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Buchanan Revels in Image Foes Created of Him

Profile: The Reform Party candidate accuses the media and critics of misrepresenting him, but he hasn't done anything to change it.


WASHINGTON — As a boy, Pat Buchanan liked to play games. One of his favorites involved tossing golf balls at cars passing along the busy street that ran in front of his boyhood home.

The trick was to ping the car as it went by, and then, confronted by an angry motorist, angelically apologize for the accident, assuring the victim it was an innocent mistake.

To some extent, Buchanan never stopped winging golf balls. And he also never lost his almost uncanny ability to say "Who me?" after tossing verbal hand grenades.

It's a posture he maintains even as critics paint him in broad strokes--fascist, bigot, zealot, homophobe.

"If everything my adversaries said about me were true, I wouldn't vote for myself," he said in a recent interview.

While he says he is misrepresented by his foes and the media, others, including some who have worked closely with him, point out that Buchanan has done little to distance himself from the caricature. In fact, they say, he revels in it and has no plans to change now, especially since he has secured the presidential nomination of one of the Reform Party's dueling conventions being held this week in Long Beach.

"They are taking care and pain to make sure that image stays exactly as it is," says Neil Bernstein, who was Buchanan's spokesman until he was fired by Buchanan's sister and campaign manager a few weeks ago.

Just this week Buchanan railed against "rampant homosexuality" and America's moral decline, saying that "cultural decadence [goes] hand in hand with the death of republics and the end of empires."

To his loyalists--the "Buchanan Brigaders" who startled Reform Party regulars throughout the primaries with shouts of "Lock and load!"--he continues a message that is simple and passionate, delivered in a riff.

"There are people who love this country and see it slipping away from them. They feel they have no control over their own destiny. That's why voting is going down. In a sense it's a little bit of professional wrestling, a little bit of a fake, a little bit of a fraud, a put on, and I think they are correct in that," he says.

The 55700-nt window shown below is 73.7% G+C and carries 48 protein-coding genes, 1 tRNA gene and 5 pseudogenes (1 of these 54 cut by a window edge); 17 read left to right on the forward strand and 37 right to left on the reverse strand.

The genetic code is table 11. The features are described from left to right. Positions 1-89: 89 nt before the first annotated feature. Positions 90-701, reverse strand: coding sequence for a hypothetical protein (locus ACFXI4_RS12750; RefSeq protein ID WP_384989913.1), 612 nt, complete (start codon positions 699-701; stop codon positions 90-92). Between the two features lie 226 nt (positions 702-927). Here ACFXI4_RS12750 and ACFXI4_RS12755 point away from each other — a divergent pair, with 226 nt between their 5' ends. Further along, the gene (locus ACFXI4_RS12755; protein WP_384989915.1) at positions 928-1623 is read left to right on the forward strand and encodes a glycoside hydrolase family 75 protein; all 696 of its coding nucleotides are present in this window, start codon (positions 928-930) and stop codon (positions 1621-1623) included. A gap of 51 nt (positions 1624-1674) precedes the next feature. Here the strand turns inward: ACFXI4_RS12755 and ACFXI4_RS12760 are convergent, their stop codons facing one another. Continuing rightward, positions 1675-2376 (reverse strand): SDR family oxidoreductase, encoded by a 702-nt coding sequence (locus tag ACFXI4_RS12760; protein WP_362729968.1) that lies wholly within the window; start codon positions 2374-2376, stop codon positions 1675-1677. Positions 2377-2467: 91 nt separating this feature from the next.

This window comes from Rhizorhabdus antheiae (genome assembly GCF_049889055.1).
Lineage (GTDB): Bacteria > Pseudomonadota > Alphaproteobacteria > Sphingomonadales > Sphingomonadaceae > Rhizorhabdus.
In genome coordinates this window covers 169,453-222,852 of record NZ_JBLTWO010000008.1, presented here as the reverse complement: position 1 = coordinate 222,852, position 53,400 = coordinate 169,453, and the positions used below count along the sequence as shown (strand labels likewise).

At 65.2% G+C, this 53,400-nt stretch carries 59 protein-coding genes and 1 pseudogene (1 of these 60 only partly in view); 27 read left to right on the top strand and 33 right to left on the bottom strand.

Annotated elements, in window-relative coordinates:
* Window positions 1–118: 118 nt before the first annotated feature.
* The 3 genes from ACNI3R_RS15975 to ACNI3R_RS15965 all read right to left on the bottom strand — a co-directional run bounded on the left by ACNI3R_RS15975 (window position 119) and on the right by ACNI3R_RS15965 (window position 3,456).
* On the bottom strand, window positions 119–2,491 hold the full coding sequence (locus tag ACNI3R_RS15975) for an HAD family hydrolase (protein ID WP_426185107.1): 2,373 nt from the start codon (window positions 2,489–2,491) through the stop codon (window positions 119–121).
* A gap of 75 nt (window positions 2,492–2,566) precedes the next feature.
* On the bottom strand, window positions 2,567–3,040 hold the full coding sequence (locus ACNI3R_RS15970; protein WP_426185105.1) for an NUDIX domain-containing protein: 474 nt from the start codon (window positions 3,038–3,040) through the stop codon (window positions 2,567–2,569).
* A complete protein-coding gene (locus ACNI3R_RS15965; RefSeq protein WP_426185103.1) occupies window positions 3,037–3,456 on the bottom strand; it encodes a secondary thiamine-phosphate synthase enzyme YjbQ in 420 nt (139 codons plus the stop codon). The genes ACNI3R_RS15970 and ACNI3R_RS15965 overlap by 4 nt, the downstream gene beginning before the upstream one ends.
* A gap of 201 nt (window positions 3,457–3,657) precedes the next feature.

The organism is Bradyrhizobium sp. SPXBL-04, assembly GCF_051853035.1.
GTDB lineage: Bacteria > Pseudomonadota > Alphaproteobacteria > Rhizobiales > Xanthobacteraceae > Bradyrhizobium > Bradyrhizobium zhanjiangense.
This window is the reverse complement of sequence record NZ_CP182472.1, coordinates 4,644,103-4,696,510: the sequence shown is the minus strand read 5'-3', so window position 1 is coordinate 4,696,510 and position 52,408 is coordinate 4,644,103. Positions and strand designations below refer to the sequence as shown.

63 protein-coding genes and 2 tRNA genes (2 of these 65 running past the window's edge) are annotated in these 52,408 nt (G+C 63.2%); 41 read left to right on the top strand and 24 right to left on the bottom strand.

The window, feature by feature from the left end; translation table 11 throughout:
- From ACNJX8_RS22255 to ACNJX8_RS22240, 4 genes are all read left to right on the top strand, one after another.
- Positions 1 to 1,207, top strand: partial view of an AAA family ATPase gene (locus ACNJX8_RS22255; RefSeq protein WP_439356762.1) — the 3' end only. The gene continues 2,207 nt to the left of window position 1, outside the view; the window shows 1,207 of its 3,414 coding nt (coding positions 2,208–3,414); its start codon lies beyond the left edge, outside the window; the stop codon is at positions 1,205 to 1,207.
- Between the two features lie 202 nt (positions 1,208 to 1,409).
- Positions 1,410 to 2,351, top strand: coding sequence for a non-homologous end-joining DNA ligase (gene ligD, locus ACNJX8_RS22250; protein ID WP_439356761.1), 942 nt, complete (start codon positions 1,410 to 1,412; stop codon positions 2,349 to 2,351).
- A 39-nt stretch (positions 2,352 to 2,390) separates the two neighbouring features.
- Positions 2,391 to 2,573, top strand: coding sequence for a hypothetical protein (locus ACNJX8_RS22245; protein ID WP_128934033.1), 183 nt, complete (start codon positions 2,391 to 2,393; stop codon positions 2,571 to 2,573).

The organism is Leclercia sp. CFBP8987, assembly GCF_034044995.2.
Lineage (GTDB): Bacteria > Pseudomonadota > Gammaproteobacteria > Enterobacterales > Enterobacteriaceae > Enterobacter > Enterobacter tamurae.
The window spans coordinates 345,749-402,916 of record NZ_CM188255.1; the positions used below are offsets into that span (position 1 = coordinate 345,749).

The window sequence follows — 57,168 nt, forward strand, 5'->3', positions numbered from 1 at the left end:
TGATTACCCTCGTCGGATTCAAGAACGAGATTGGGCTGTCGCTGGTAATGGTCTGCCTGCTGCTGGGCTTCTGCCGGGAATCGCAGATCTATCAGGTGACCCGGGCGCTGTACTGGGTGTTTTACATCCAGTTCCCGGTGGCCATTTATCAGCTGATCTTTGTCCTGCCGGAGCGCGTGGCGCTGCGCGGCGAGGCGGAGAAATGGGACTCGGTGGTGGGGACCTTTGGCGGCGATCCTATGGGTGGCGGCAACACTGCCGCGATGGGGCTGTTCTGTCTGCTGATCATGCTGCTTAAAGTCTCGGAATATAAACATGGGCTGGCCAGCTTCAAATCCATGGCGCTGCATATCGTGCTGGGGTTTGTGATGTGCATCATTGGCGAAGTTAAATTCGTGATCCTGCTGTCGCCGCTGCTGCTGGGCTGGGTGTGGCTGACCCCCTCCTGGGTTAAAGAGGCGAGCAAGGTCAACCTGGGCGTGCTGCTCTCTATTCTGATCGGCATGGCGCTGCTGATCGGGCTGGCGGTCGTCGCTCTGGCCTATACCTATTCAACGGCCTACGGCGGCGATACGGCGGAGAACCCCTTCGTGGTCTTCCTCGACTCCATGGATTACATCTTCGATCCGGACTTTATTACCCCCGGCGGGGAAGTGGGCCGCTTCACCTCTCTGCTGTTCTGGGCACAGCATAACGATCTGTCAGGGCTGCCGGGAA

Through it all he remains defiant of those who don't like him.

When he saw a parody of himself on "The Tonight Show," shaking his hand in his trademark chop, German imposed over his own voice: "I almost fell out of bed. It was very funny. If you can't take that, you shouldn't be in the business."

But others, including the Anti-Defamation League and leaders of the National Assn. for the Advancement of Colored People find nothing funny about Buchanan. Over the years the ADL has put out several indictments of his statements, including a report of remarks they label anti-Semitic, called "Pat Buchanan in His Own Words."

This year, when asked on a cable news show if Buchanan was invited to speak at the NAACP convention in Baltimore, Chairman Julian Bond said, "Bigots weren't welcome."

The man who came from a large, tightknit Roman Catholic family in Washington, D.C., has aged well. His chin sags, but the puppy-dog eyes--still slightly off-kilter from boyhood eye operations--remain the color of flat cola. The part for his hair has migrated southward over the years, now sitting just an inch or so up from his left ear, the hair expertly shellacked across his thinning crown.

On the set of Jesse Jackson's CNN interview show here, "Both Sides," Buchanan jokes around, calling the cameramen by name. He goads Jackson on purpose, proclaiming himself a proud member of the Sons of the Confederacy and saying the NAACP was discriminatory in its demand for the removal of the Confederate flag from the South Carolina Capitol.

Buchanan likes to stir it up, but Jackson, who has known him for years, pays him no mind--sort of like much of America. And Jackson concedes, their political differences aside, Buchanan is a likable man.

Even bitter ideological foes call him "charming" and "likable."

"They're correct," Pat Buchanan says of the flattery with a chuckle.

"A cheerful irritant," said Leonard Garment, a former Nixon attorney who served in that administration with Buchanan. Someone "worthwhile in this land of dozing-off politics."

Summing up Buchanan can seem deceptively simple. There is the temptation to boil him down to a single anecdote. For instance, all you need to know about Pat Buchanan is this:

By age 8 he was proficient at boxing. Trained in a makeshift ring his father built for the boys in the basement. Required, on threat of corporal punishment, to hit the bag at least four sessions weekly.

Or this:

As an adolescent, he chose Francis Xavier as his name when he was confirmed in the Catholic church--honoring a Jesuit, as was the family tradition. But a nun told him he could only pick one name. He chose Francis.

His father was angry. He was worried someone might think his boy was honoring Francis of Assisi--the "pacifist with pigeons."

But just when you thought there isn't anything new to learn about Patrick J. Buchanan comes this:

"I liked Joan Baez. I had a crush on Joan Baez," he says.

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